him the debt in the year of release. Here we have the OT equivalent of
the New Testament ‘Devil’. We can control our self-talk, but we must be
aware that it takes place. Moses is basically saying: ‘Beware of your
own self talk; see how you speak to yourself in unfinished sentences like
“The year of release is at hand…”, resulting in you ‘finishing the sentence’
by unkind deeds’.
Perceiving the reality and power of
our own self-talk is one outcome of truly comprehending who the Devil
is. Ps. 36:1 warns: " Sin speaks to the wicked man in his heart"
(Heb.). The path of Cain involved reviling what he did not understand
(Jude 10,11). He didn't understand, or didn't let himself understand,
the principles of sacrifice, and so he reviled his brother and God's commands,
he became a true child of the Biblical Devil- because he didn't understand.
Our self-talk actually defines where
we go in our relationships. If we keep reacting to events, encounters,
stimulations etc. with the same kind of self-talk, this cuts a groove
in our brain as it were, and ends up affecting who we are as
well as how we interact with others. It's not really true that certain
events make us inevitably act or feel in a certain way. What they do is
trigger our self-talk, those attitudes, evaluations, opinions, mental
pictures, imagined reactions, which we already have worked out in our
previous conversations with ourselves. And it is this self-talk which
then dictates how we will feel or act when things happen or are said.
If we have a certain ‘self-talk’ opinion of someone and yet speak and
act nicely to them, sooner or later we won’t be able to keep up the act
any longer. The gap between your real self and the image you project will
become so great that all manner of depression, anger and dysfunction will
result. I remember underlining a phrase of Soren Kierkegaard, quite stunned
by how intensely true it was, and how much truth is compacted by him into
so few words: “An unconscious relationship is more powerful than a conscious
one”. This says it all. What you say to yourself about your wife, how
you analyze to yourself the actions of your child… this has the real power,
far beyond any forms of words and outward behaviour we may show. Yet sadly,
this world thinks that how you say things is all important; it’s a running
away from the importance and crucial value of the real self within. And
it’s yet another reason why self-talk is crucial to true, real living
and spiritual development. And this is all an outflow from a clear grasp
of the fact that the real Satan is the adversary of our own internal thoughts,
and not some external Devil or some guy who fell off the 99th floor back
in the Garden of Eden. Not for nothing does the Bible at times
describe our self-talk as a 'devil', a false accuser. For so much of what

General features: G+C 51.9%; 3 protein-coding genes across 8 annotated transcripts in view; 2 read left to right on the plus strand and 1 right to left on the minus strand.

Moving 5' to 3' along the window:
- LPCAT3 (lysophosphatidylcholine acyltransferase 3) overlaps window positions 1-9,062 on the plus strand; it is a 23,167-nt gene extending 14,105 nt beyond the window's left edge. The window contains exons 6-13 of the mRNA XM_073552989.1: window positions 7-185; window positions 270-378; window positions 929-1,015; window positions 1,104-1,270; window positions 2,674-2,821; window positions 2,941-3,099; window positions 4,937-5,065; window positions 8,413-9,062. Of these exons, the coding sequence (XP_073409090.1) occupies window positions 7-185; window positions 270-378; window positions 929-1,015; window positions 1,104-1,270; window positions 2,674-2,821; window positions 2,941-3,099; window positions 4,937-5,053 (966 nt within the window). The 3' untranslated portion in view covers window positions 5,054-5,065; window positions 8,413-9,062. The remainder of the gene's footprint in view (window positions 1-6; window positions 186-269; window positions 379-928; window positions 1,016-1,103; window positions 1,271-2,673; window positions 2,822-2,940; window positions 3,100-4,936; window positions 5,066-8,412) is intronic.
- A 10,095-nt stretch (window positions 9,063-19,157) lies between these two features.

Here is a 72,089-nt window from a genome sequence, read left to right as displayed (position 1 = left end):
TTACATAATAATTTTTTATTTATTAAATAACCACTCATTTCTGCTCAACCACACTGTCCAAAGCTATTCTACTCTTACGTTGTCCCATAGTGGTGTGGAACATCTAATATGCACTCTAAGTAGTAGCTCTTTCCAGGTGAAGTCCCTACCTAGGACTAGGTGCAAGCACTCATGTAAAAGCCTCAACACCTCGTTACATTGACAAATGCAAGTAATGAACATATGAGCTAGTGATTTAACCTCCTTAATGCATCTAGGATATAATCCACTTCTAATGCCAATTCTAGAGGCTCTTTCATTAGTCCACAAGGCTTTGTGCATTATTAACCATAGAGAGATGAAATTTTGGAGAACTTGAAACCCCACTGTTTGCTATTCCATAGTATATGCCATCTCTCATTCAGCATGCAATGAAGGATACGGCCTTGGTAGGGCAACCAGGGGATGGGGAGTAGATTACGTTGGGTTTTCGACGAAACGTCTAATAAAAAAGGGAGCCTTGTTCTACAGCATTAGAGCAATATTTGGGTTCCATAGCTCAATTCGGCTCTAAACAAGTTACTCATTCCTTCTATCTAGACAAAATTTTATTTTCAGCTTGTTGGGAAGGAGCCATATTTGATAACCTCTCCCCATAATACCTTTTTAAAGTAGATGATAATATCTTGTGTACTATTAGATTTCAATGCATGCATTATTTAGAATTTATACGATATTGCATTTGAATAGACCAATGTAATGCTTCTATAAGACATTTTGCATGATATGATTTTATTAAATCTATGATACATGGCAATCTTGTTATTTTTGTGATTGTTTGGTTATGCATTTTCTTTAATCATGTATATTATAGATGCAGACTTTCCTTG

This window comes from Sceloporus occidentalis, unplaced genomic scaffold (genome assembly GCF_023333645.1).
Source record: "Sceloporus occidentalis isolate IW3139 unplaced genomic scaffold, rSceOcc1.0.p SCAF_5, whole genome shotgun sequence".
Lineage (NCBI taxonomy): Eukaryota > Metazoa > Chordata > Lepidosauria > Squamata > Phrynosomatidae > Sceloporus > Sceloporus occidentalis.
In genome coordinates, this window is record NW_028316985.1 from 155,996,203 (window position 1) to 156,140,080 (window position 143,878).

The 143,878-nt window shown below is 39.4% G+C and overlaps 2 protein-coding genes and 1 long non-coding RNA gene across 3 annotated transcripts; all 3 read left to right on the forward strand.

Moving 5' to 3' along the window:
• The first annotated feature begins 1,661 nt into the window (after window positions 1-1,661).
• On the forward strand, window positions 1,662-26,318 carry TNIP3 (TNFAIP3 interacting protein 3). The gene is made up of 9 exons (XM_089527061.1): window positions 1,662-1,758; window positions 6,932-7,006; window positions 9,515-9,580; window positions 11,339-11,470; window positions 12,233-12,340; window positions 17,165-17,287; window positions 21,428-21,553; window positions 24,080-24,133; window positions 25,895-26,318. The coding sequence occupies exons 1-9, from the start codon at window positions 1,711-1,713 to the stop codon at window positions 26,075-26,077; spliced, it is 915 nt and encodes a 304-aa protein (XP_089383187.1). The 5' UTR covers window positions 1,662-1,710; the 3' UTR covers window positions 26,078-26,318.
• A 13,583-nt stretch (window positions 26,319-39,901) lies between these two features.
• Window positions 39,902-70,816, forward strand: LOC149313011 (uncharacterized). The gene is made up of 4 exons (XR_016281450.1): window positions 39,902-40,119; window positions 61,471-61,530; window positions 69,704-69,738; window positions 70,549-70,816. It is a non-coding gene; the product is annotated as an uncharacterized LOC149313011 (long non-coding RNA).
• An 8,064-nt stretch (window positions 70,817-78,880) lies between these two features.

we are tempted to think about others in our conversations with ourselves
is slanderous, untrue, and negative. Our self-talk tends to over generalize,
over-interpret, gets things way out of perspective, magnifying some things
and minimizing others. Whereas to have the mind of the Spirit, the mind
influenced by God's word rather than the word of our own self-talk,
will lead to truth, life and peace. Well does the NCV translate Prov.
4:23: "Be careful what you think because your thoughts run your life".
We are to gather together "the loins of your mind" (1 Pet. 1:13),
make a conscious effort to analyze our thinking, get a grip on it and
gather it together into Christ.
The psychological intensity of our inner
battles is recognized throughout Scripture. Take Ex. 23:5: "If you
see the ass of him that hates you lying under his burden, and would forbear
to help him, you shall surely release it". This Divine law perceived
that in such a case, there would be the inner temptation to "forbear"
assisting; but no, "you shall surely release it". The very structure
of Biblical Hebrew as a language is often instructive as to how God wishes
us to perceive things. There is actually no literal word in Biblical Hebrew
for 'to think'- instead there is a word meaning 'to say in one's heart'.
And there are times when the word is wrongly translated simply "say"
(e.g. 1 Sam. 16:6- NEB correctly renders as "thought"). This
provides a window into understanding how the Greek logos means both 'speech'
and 'reason'; and sets the backdrop for the repeated teaching of Jesus
that God counts human thoughts as if they are the spoken word or acted
deed. But my point in this context is that the Hebrew Bible continually
focuses our attention upon the internal thought processes- for here is
the real 'Satan', the real enemy to true spirituality.
If we keep telling ourselves something
about ourselves, we’ll act accordingly. So much depression and anger is
caused by people speaking negatively about themselves in their self-talk:
“I’m bad, I’m no good, I can’t make the grade...”. There’s a huge amount
of negativity in the world, and increasingly the value of the individual
is glossed over- we’re treated as nobodies, and it rubs off. But our
self-talk should be based around the unspeakable joy of knowing that we
are in Christ, that we are secure in and with Him. As we wait in line
at the supermarket checkout, we can be telling ourselves: “He... loves
me, yes me... I will be there”. And pounding in our brain
as we find ourselves caught up in yet another traffic jam can be the urgent
reminder: “He died for me... tormented by flies probably too... He had
me in mind”. Or recite a Bible verse to yourself... whatever, “Don’t let
the world squeeze you into its mould, but be transformed by the renewing
of your mind” (Rom. 12:1 JB Philips). This positive self-talk will enable